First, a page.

The tomatillo is an introduction from Mexico, and is used almost exclusively in mexican or spanish-american dishes. It is similar to the green tomato, but has more seed and less juice. Due to its different cooking qualities, tomatillos and green tomatoes should not be used as substitutes for each other. The primary use for tomatillos is in green sauces such as salsa verde, taco sauce and that for chili rellenos. Tomatillos may also be used in soups and stews.
The tomatillo is closely related to the husk tomato. Indeed, all members of this genera have tomato-like fruits enclosed in thin papery husks. Tomatillo has larger fruits than husk tomato and may be 3" in diameter and be green or purplish when ripe. Another sign of ripeness is that the husk becomes dry and papery.
Tomatillo is increasing in popularity as it is used in authentic Mexican cuisine. It is used in chili sauce, salsa, and other Mexican dishes.
Fruits are 2"-3" in diameter, widely adapted, available from several sources, maturity varies from 60-80 days from transplanting.
Some of the different varieties include Tomatillo, Verde Puebla, and Tomatillo de Milpa.
Tomatillo is easily grown with culture similar to tomatoes. The plants are vigorous, large, and sprawling. Individual plants may require 4 square feet or more. Seeds should be started indoors 5-6 weeks before the last frost in the spring. This is a warm season crop and should respond favorably to black plastic mulch although this is not essential. The plants are very vigorous and will produce acceptably on less fertilizer than tomatoes.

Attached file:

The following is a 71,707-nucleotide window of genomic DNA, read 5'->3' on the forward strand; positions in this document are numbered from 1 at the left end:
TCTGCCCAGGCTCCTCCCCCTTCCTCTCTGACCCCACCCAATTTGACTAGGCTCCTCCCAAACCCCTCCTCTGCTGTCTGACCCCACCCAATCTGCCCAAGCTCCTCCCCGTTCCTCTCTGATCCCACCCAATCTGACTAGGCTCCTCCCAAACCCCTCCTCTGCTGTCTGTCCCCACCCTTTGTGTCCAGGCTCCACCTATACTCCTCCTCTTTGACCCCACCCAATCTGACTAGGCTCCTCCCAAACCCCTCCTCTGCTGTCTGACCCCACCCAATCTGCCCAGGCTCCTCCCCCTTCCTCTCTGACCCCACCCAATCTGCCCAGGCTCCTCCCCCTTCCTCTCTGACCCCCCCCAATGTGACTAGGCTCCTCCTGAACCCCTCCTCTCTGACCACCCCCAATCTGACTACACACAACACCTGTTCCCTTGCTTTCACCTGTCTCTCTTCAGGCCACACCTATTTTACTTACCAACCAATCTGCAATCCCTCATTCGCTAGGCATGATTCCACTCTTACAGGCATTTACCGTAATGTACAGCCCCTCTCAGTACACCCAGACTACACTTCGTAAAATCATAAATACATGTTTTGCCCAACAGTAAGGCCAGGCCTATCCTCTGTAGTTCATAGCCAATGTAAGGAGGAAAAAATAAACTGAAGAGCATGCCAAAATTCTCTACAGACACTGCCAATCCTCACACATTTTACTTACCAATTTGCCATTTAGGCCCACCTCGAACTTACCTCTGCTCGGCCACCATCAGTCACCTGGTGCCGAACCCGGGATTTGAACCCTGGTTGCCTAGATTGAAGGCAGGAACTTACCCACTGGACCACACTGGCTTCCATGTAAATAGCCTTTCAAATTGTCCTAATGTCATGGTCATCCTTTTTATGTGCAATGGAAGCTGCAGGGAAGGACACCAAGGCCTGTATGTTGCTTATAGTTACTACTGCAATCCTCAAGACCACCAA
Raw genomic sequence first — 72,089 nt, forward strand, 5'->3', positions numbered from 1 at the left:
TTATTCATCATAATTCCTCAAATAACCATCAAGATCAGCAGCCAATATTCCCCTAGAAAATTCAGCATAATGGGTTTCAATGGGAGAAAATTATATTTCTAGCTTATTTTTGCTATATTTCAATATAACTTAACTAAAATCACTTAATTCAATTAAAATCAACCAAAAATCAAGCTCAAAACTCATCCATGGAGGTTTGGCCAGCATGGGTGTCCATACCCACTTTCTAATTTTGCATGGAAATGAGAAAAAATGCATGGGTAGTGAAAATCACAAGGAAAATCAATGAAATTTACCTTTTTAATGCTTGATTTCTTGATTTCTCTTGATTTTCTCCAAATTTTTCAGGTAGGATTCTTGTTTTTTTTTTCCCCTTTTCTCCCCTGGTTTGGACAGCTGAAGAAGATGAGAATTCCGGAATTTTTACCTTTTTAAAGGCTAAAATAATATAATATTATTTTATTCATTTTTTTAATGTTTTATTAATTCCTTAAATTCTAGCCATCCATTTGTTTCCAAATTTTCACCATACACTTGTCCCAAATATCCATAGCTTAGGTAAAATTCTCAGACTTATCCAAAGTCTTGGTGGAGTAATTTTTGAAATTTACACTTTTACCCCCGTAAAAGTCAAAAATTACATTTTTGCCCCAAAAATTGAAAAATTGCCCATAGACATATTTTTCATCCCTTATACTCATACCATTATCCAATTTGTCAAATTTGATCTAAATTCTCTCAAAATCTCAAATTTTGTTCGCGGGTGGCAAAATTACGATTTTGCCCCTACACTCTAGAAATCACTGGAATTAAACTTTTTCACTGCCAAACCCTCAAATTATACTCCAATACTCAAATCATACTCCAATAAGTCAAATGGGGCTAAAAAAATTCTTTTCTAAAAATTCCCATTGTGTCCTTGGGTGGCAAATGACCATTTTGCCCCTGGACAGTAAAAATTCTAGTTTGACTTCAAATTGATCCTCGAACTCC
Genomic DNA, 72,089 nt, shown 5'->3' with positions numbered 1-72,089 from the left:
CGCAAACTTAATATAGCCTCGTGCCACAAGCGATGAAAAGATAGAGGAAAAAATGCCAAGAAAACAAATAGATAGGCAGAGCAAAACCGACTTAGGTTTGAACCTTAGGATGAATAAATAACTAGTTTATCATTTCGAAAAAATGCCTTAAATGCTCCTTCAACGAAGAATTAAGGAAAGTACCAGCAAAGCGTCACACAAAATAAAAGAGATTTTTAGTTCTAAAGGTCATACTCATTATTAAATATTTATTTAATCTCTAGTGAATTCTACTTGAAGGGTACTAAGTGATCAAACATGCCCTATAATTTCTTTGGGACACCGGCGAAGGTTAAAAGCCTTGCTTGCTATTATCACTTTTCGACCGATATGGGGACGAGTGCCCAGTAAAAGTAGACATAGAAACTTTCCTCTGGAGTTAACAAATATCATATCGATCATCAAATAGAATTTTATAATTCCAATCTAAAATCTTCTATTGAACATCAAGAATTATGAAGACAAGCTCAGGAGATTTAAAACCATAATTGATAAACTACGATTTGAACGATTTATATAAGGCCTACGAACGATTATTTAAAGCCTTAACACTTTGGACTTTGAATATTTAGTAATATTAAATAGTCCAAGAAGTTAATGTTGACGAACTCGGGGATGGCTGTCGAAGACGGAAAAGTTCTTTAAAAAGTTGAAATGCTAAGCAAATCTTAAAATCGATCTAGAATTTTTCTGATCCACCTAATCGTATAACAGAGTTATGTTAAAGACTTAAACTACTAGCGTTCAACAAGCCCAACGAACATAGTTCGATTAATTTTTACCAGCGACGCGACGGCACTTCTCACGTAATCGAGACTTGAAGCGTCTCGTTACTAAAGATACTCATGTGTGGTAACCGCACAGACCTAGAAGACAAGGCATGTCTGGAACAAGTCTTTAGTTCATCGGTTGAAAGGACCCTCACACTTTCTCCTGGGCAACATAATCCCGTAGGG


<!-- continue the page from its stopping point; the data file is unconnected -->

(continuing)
Diseases and Insects
Based upon the literature, tomatillo could be affected by some of the most common diseases and insects. It is a host for root know nematodes. Early blight, angular leaf spot,and rust have been reported as pathogens. Tomatillo could also be affected by mosaic viruses that are carried by aphids. At the present time, no chemicals have labels for this crop.
Johnny's, Foss Hill Road, Albion ME 04910
Willhite Seed Inc. P. O. Box 23, Poolville TX 76487
Post-Harvest and Packing
Days to harvest are approximately 90 from seed, and 75 from transplants. Harvesting may continue for 60 days or more.
Tomatillos are harvested when they reach about 1 1/4 to 3" in diameter, and the husk turns dry, tan, and papery. The fruit should be deep green. Once the fruit begins to take an orange, yellow or purple hue, it has become too sweet for most purposes. (Although it is too sweet for salsa and the like, it is not quite sweet enough for jams and baking products--see the husk tomato for this use). If the fruit is harvested before the husk dries, they must be stored until the husk becomes dry before marketing.
Store with the husks intact.
Stores well in cool, well-ventilated area, preferably 55-60 dF (13-15 dC) at 85-90% relative humidity. May last 3 weeks.